There is a clear correlation between excessive sun exposure and the development of skin cancer. UVB radiation from the sun is potent, and as the ozone layer gets depleted, more UVB can reach Earth and cause cell damage. UV radiation causes DNA lesions, such as 6-4 photoproducts and cyclobutane pyrimidine dimers. Cyclobutane pyrimidine dimers are more abundant and take longer to be repaired and therefore are responsible for most of the mutation and DNA damage. These DNA lesions lead to mutation of the p53 gene. The signature mutation on p53 from UV radiation is a CC to TT mutation, which generally occurs at the binding site of p53. As a result, of the mutation, p53 is inactivated and can no longer perform its tumor suppressive functions. As a result, cancerous or damaged cells in the skin can proliferate and form tumors. P53 is an early step in skin carcinogenesis, and p53 mutation is found in abundance in actinic keratosis, a precancerous lesion of Squamous Cell Carcinoma. Experiments conducted on mice prove the effectiveness of sunscreen. Mice treated with UVB blocking sunscreen had significantly decreased percentage of mutation, compared to mice without the sunscreen.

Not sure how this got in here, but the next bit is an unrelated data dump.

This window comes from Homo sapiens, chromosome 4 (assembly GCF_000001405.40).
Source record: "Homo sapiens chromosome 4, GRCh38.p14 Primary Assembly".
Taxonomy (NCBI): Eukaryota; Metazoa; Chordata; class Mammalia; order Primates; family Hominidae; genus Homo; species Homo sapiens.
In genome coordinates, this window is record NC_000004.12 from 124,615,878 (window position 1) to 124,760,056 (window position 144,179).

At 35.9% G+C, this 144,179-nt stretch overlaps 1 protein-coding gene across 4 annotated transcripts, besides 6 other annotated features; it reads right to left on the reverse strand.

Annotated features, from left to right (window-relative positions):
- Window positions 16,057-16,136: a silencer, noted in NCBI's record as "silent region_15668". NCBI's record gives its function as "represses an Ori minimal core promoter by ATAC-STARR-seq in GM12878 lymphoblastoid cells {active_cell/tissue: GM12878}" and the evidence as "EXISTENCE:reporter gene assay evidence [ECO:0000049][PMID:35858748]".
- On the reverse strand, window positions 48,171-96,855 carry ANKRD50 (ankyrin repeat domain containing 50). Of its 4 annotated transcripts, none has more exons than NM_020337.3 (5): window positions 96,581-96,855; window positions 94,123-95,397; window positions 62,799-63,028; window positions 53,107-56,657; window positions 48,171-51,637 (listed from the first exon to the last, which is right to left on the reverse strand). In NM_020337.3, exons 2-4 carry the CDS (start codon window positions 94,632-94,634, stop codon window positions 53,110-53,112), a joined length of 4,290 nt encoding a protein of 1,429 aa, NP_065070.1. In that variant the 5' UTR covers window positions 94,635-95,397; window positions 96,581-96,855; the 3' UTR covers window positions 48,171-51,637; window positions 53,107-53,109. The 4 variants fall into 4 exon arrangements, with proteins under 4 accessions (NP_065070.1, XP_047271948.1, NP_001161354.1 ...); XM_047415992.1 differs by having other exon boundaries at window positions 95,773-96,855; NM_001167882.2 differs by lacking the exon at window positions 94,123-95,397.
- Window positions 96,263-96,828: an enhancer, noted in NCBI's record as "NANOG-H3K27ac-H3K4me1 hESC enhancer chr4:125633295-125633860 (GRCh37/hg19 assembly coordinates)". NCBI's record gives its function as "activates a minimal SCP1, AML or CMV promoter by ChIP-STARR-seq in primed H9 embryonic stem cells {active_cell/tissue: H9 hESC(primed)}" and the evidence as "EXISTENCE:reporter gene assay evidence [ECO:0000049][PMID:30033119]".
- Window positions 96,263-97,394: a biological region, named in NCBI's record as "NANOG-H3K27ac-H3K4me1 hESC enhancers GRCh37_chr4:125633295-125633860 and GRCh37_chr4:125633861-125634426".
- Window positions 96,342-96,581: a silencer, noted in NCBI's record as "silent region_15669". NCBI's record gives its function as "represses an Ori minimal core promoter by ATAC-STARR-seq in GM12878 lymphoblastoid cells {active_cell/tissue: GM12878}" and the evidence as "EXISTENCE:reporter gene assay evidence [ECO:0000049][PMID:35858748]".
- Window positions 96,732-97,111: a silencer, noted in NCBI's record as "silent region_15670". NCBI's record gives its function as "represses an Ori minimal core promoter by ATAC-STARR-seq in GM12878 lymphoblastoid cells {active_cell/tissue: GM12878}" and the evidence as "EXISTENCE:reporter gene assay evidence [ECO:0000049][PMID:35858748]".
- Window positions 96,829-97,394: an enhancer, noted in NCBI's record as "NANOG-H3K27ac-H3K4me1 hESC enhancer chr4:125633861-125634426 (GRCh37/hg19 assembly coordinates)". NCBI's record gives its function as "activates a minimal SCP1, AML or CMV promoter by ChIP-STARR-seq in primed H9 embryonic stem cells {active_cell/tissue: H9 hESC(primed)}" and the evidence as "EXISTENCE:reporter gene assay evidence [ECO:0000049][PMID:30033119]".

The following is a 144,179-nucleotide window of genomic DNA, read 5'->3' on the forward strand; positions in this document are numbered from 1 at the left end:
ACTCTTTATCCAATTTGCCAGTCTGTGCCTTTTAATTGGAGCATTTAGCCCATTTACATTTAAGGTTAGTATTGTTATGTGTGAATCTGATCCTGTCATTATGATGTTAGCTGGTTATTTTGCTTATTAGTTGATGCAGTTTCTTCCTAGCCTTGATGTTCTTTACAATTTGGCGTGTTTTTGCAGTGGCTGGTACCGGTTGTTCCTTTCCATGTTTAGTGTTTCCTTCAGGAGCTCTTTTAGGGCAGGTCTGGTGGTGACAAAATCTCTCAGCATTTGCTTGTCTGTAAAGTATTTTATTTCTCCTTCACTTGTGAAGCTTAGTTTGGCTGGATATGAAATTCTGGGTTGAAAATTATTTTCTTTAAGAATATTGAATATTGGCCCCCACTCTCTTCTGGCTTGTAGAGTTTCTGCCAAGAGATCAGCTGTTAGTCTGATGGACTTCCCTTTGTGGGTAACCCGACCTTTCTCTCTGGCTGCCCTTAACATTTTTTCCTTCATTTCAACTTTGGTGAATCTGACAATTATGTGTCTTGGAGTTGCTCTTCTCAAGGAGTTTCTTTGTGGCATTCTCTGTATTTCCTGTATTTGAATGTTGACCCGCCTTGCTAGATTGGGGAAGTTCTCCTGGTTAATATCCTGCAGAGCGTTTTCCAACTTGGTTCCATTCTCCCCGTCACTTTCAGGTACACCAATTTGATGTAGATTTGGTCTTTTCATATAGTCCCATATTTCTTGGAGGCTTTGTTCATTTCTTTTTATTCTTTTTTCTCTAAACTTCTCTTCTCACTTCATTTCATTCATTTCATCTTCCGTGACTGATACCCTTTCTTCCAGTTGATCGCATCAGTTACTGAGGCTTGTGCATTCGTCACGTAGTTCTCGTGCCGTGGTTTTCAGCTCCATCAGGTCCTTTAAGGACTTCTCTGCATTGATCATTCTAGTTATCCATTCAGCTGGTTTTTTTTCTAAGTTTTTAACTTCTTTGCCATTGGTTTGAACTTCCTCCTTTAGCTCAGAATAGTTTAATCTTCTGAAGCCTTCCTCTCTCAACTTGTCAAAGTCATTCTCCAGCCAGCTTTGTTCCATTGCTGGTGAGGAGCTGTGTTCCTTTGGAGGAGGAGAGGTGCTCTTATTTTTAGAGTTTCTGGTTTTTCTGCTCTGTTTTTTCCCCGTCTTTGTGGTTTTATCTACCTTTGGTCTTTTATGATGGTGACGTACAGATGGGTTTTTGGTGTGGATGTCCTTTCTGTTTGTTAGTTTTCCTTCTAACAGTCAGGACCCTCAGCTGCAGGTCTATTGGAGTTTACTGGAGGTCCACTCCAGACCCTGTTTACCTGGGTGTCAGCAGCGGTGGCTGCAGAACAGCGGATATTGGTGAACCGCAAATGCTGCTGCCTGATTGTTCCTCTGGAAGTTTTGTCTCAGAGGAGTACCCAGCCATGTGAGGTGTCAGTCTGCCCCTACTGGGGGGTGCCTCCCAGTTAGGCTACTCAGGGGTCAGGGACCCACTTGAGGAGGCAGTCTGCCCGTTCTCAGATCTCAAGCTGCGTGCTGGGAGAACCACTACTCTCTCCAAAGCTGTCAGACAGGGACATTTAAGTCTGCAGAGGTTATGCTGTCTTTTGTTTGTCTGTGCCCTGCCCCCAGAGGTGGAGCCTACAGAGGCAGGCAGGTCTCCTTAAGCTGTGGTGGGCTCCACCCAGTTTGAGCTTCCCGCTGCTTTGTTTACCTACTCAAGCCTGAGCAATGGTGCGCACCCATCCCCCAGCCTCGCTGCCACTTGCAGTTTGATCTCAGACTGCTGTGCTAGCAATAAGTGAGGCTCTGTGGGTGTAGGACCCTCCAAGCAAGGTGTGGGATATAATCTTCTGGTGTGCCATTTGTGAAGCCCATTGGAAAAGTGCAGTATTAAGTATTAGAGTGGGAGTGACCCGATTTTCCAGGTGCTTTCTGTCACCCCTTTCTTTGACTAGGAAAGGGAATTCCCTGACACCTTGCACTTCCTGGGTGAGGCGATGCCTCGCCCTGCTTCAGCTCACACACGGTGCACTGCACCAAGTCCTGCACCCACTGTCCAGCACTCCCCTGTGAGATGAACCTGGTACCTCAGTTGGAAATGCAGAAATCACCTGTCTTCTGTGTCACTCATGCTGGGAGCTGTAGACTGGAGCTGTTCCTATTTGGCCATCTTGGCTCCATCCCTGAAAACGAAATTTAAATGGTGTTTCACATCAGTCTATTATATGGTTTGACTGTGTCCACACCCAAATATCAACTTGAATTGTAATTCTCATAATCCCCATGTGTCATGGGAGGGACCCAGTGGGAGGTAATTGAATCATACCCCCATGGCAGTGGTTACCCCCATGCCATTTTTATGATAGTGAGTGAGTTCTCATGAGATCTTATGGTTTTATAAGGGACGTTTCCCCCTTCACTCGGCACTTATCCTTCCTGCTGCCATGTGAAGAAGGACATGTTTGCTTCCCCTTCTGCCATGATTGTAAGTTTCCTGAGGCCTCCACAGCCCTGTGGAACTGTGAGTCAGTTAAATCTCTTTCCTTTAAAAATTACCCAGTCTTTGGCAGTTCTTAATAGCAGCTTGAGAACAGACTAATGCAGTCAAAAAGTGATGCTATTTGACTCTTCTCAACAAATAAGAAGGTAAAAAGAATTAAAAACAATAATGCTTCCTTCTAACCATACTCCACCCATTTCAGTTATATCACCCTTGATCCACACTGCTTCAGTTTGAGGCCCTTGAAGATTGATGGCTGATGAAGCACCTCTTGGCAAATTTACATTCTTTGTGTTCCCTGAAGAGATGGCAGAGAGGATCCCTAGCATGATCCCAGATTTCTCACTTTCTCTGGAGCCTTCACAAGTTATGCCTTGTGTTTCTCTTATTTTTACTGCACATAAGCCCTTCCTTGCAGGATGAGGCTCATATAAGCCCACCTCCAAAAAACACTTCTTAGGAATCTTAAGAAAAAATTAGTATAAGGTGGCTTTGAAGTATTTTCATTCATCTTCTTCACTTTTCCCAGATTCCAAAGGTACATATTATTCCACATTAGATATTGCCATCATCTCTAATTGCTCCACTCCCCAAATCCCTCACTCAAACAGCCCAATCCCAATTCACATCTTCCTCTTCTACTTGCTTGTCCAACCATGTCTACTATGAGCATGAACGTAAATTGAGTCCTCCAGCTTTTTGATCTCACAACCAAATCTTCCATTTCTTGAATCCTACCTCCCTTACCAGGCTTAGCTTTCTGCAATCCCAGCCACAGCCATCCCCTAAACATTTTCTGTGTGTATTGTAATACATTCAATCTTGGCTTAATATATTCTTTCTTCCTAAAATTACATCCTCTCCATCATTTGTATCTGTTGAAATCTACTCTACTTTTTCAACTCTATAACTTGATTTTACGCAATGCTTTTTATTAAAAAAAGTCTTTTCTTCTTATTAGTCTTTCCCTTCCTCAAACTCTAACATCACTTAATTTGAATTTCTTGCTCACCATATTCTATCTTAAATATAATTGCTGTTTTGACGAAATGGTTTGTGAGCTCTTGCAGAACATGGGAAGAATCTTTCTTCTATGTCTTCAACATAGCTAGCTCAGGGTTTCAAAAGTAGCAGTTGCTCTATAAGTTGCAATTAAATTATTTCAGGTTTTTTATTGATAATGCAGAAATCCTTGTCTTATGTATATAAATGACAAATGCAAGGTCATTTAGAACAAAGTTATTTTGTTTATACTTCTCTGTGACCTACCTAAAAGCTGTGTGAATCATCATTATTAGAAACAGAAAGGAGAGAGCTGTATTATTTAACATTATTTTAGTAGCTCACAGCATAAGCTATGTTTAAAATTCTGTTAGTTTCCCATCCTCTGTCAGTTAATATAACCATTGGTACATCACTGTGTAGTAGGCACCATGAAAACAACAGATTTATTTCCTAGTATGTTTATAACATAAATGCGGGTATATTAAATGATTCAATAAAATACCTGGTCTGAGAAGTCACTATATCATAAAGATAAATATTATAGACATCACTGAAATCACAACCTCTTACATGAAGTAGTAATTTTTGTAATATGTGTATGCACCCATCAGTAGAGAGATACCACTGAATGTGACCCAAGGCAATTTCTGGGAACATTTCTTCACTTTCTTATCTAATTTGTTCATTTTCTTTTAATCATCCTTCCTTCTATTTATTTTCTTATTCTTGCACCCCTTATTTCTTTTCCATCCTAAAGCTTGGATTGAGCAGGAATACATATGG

Berger, R. (2018). UVB Induced Mutation of p53 in Non Melanoma Skin Cancer. The Science Journal of the Lander College of Arts and Sciences, 12 (1). Retrieved from https://touroscholar.touro.edu/cgi/viewcontent.cgi?article=1211&context=sjlcas